log_6 (x+3) + log_6 (x+4) = 1, for X  TOPIC_SOLVED

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log_6 (x+3) + log_6 (x+4) = 1, for X

Postby Wolvenmoon on Tue May 05, 2009 2:50 am

Solve log_6 (x+3) + log_6 (x+4) = 1, for X

Okay! I know the answer is -1, this is for my review. My issue is I don't know WHY the answer is -1. I can't work the problem to get that answer.

I move the second logarithm to the right side of the equation, getting log_6(x+3) = -log_6(x+4) + 1

And because the bases are the same, I set x+3 = -(x+4) + 1, but this works out to x=-3, which isn't the answer.

What am I doing wrong?
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Re: log_6 (x+3) + log_6 (x+4) = 1, for X  TOPIC_SOLVED

Postby Wolvenmoon on Tue May 05, 2009 2:56 am

It figures, 5 minutes after I post I get it.

The problem is that I was ignoring another property of logarithms. log_6(x+3) + log_6(x+4) = 1 is the same as log_6(x+3)(x+4) = 1. To find X, I set (x+3)(x+4) = 6, and solve. This factors down to (x+1)(x+6), which is x=-1, x=-6. Because you cannot take a negative logarithm, x=-6 is thrown out as it breaks BOTH logarithms, so the answer is -1.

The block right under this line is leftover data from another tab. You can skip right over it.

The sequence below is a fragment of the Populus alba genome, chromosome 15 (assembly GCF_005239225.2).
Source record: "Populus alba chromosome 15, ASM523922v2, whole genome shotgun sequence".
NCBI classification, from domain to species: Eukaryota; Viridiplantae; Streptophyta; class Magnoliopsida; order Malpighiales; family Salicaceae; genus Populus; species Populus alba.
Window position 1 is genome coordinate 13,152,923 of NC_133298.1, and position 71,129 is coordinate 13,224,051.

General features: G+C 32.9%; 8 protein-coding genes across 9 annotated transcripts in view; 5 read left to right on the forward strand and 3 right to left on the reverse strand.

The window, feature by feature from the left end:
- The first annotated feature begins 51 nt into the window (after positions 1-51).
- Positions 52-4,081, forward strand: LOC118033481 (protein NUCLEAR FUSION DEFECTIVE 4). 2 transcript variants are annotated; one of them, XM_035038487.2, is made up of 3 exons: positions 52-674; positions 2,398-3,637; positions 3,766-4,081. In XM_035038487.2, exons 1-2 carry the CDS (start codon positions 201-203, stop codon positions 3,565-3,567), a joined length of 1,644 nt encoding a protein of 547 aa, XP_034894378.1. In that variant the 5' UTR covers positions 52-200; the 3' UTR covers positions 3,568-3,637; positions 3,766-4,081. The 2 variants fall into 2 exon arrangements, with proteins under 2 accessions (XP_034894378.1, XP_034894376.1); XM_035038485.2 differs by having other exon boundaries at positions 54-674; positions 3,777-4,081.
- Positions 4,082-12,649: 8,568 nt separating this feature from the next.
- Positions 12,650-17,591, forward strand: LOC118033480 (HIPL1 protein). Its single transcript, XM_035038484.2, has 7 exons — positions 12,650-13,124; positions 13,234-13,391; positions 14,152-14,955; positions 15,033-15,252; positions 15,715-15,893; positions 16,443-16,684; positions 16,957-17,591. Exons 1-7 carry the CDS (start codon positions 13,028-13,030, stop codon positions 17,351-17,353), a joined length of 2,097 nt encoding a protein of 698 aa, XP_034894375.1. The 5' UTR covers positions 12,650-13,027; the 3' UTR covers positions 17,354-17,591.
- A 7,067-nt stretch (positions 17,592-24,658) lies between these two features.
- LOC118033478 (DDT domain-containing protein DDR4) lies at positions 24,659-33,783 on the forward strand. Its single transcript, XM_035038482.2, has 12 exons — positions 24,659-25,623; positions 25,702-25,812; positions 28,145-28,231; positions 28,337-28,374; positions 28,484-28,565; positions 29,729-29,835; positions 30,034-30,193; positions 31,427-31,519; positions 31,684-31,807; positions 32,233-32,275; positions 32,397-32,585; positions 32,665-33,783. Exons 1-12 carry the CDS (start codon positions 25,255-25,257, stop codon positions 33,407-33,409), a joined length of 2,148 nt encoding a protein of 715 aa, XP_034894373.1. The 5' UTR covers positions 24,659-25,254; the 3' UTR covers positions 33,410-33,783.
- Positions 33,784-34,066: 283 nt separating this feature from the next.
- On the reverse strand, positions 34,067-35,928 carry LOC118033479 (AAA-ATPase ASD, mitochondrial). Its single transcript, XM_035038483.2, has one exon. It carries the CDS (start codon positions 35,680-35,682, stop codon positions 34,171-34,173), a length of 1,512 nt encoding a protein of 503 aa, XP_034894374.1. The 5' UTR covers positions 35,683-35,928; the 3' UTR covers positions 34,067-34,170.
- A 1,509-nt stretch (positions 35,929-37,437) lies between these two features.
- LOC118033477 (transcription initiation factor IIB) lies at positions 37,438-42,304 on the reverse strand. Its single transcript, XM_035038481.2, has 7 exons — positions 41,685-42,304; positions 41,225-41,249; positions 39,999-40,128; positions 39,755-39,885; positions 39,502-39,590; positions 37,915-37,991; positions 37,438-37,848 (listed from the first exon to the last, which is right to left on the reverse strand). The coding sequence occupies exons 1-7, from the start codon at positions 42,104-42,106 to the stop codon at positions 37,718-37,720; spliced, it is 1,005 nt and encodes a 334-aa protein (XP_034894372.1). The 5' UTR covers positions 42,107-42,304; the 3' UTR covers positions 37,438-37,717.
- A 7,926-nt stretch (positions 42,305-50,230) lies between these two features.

:oops:
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Postby stapel_eliz on Tue May 05, 2009 10:58 am

Wolvenmoon wrote:Solve log_6 (x+3) + log_6 (x+4) = 1, for X

Use log rules to compress the left-hand side:

. . . . .

Then use the definition of logs to convert the log equation into the equivalent exponential equation:

. . . . .

. . . . .

. . . . .

Then factor the quadratic to get:

. . . . .

This tells you that x = -6 or else x = -1. But since the arguments of the logs are "x + 3" and "x + 4", then "x = -6" would give you negatives inside the logs, which won't work. :wink:

Good job! (And thank you for showing your steps and reasoning so nicely!) :thumb:
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